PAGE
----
Ground rent fund delivers annual return of 6.02% (UK)

The Freehold Income Trust (FIT), which has a 19 year unbroken track record of delivering inflation beating returns primarily through acquiring residential freehold ground rents that offer an attractive income stream and prospects of capital growth, has announced that it has delivered a total return of 6.02% for the year to March 31, 2012. Its total returns over three, five and 10 years are 18.66%, 35.20% and 97.85% respectively.

The key achievements announced by FIT for the year ending on March 31, 2012 include:

• Total income distributed for the year was 5.32% of net assets, exceeding the target of 4.25% per annum for the 19th year
• Total post tax return for the year of 6.02%, an increase of 9.5% on 5.5% in the prior year
• Acquisition of 734 high quality freeholds all with rental uplifts (79% weighted to RPI) for £4.3 million (approx. €5.4 million)
• Secured a successful sale above valuation of 1,787 freeholds of its least attractive assets for £4.6 million (approx. €5.8 million)
• Freehold property portfolio increased in value by 1.8% to £151.7 million (approx. €192.5 million)

Nigel Ashfield, Managing Director, TIME Investments said: "In the last five years extraordinary turbulence has been experienced in global investment markets, and at the end of March this year, the FTSE 100 index was 16.8% below the high point it reached in December 1999. In contrast to this, the Freehold Income Trust delivered an impressive total return of 136% over the same time period.

"The Trust's performance is generally not correlated to the performance of the commercial or residential property sectors where values have declined. Instead freehold ground rents, valued on very secure income and potential for growth, are more akin to a fixed income investment except that most freehold ground rents have periodic rent reviews with many linked inflation uplifts. With no clear picture of a UK economic recovery yet evident, the Trust continues to provide a valuable safe haven in the uncertain times ahead."

Earlier this year, Trustnet, the fund data company, announced that FIT had delivered the best risk-adjusted returns of any fund in the Investment Management Association's unit trust and OEIC universe over the last 10 years.

Its research revealed that the Trust had returned 96.4% over the 10 years to April 27, 2012 with an annualized volatility only slightly higher than cash, versus a return of 68.79% over the same period by the FTSE All Share, which also delivered significantly higher volatility.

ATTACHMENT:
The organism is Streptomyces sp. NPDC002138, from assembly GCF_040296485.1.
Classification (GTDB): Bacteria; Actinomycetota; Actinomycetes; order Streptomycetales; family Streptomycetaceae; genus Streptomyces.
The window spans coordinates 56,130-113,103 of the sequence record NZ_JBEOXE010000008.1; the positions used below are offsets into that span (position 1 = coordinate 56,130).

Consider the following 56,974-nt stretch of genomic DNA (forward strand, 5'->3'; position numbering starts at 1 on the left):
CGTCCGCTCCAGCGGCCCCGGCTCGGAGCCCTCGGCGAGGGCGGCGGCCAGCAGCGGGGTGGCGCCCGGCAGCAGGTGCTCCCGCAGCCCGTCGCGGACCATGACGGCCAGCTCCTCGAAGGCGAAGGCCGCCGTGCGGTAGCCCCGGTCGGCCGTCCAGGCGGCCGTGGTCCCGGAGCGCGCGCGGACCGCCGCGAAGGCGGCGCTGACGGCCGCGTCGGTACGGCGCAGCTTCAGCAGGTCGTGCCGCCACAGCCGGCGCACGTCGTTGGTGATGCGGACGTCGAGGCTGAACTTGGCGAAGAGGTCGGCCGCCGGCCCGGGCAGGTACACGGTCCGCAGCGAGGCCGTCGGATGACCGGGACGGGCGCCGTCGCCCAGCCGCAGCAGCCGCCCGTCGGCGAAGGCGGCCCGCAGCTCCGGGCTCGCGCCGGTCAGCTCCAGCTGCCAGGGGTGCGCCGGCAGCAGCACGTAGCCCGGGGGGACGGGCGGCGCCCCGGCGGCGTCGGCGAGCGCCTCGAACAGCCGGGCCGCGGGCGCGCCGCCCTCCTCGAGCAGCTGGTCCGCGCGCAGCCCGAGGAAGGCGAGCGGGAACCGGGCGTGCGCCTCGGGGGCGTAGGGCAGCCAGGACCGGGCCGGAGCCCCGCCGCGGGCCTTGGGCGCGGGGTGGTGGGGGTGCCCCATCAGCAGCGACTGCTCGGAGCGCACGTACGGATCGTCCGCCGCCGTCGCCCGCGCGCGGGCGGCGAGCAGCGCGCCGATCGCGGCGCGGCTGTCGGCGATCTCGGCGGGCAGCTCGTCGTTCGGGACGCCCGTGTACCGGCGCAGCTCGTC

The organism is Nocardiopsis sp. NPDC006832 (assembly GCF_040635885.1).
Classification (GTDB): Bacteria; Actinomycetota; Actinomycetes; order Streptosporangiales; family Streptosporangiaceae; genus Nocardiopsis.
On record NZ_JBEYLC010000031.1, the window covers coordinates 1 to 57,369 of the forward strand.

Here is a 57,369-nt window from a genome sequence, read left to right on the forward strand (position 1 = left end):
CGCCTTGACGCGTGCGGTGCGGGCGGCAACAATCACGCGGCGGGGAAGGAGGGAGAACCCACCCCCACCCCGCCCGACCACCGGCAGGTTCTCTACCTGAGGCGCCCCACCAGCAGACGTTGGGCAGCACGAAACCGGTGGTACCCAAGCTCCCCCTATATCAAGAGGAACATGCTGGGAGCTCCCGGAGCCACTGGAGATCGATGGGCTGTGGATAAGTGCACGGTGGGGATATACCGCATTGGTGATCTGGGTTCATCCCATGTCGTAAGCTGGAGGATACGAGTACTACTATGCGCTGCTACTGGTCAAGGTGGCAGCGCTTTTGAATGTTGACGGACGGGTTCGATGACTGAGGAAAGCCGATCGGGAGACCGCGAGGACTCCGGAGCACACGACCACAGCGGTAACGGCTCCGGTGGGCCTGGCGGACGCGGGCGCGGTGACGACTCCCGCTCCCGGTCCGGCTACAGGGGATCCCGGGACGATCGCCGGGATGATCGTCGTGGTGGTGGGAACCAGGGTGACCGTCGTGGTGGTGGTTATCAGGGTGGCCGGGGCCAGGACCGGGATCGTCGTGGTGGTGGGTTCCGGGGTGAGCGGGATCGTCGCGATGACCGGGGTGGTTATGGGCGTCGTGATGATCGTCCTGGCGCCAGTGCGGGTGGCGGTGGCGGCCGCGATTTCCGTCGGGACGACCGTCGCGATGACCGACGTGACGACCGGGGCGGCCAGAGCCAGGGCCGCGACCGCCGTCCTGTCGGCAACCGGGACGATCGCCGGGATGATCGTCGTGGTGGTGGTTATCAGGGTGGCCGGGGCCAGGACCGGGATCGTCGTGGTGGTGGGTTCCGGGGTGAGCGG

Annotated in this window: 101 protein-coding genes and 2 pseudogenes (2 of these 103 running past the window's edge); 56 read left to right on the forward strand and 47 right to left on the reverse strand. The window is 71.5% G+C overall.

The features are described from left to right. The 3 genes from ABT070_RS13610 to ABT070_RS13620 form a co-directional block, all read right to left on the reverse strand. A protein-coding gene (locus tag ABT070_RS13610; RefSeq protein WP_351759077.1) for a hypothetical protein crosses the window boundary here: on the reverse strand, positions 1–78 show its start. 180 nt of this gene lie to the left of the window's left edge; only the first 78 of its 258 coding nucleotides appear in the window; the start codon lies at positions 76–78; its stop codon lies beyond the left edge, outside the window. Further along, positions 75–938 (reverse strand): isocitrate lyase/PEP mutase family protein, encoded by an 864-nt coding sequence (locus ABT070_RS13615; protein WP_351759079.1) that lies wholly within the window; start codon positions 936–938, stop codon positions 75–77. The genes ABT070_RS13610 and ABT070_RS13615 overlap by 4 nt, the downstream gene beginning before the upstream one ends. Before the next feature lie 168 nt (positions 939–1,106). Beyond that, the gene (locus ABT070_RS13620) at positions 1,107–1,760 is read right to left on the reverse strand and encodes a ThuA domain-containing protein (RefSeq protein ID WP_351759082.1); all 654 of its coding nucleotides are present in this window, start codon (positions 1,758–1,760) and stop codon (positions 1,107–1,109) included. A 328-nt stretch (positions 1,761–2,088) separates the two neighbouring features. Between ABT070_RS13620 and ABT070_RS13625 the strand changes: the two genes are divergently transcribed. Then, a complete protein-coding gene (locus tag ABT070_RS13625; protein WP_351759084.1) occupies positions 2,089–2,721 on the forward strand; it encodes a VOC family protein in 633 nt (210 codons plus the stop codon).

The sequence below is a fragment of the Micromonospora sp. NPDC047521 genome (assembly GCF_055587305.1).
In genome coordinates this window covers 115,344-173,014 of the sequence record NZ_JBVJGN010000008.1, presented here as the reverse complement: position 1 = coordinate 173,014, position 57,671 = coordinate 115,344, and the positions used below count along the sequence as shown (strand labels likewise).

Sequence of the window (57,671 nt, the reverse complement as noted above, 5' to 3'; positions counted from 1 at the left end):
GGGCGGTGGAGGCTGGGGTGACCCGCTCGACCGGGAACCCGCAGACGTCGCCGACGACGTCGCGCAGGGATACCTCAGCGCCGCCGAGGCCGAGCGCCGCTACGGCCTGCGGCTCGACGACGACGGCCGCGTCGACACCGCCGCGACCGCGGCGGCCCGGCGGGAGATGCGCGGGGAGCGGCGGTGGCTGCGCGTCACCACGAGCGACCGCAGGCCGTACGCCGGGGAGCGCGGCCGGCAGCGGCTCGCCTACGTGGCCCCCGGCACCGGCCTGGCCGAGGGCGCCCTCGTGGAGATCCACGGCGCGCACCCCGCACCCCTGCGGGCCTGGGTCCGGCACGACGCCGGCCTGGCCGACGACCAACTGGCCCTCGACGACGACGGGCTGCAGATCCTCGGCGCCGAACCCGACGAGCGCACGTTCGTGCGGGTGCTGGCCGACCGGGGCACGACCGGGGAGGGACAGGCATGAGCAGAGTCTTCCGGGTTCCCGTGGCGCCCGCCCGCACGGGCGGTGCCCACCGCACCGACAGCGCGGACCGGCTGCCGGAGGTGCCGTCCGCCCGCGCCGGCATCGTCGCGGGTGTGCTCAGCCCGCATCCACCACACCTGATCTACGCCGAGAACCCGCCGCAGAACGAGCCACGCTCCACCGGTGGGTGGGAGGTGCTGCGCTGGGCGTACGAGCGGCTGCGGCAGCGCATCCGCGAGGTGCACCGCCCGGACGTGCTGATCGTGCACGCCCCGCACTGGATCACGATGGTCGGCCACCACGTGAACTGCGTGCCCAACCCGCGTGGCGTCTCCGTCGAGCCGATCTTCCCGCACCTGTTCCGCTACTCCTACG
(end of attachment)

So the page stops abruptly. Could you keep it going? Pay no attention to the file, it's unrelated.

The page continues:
The Trust owns a portfolio of over 64,000 freehold ground rents (or freeholds) each paying an average annual rent of £121 (approx. €153). Approximately 75% of assets have a form of inflation protection through periodic uplifts linked to the Retail Price Index ('RPI'), property values or fixed uplifts.

In addition to this, the Trust can receive an additional income through commission earned as a result of arranging insurance for some of the buildings it owns the freehold to. It may also receive premiums from granting extension on leases, and some tenants may have to pay a license fee to FIT to make alterations to their property.

Ground rent payments have proved extremely secure and reliable across all market conditions. This is because non-payment carries the potential penalty of the leaseholder forfeiting their interest in their property.

The vast majority of the Trust's assets have more than a hundred years left on the lease. The long lease lengths ensure FIT carries virtually no risk of voids, or of incurring letting costs or refurbishment costs. Whereas the erosion of lease lengths over time in commercial property funds can reduce the value of their properties, in the case of FIT, shortening leases increase the reversionary value of the portfolio and increases the likelihood that the lessee will pay a premium to extend its lease.

Source: Citigate

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